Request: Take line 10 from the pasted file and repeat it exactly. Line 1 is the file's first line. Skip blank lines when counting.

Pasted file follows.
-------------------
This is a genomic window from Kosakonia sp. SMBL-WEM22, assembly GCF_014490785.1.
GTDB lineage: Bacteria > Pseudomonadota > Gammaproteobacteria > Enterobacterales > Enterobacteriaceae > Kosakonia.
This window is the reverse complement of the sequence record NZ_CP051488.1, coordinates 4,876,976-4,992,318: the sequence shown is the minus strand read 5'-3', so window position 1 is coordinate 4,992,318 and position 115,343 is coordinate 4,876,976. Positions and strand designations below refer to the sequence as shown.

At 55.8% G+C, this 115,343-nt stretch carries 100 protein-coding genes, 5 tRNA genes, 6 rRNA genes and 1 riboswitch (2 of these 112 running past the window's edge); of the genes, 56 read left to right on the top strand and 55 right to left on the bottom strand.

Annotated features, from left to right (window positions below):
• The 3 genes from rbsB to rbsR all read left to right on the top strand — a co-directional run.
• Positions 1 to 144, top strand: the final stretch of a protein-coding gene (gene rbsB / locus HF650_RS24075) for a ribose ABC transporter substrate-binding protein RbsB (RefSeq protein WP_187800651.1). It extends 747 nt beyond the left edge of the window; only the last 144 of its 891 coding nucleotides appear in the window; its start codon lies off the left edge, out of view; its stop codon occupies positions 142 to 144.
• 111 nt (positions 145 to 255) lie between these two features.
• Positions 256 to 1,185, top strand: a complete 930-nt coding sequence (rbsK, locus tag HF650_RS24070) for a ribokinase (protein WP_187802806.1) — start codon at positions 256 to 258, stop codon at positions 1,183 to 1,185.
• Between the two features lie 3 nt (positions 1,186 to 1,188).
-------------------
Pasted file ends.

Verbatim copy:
• Between the two features lie 3 nt (positions 1,186 to 1,188).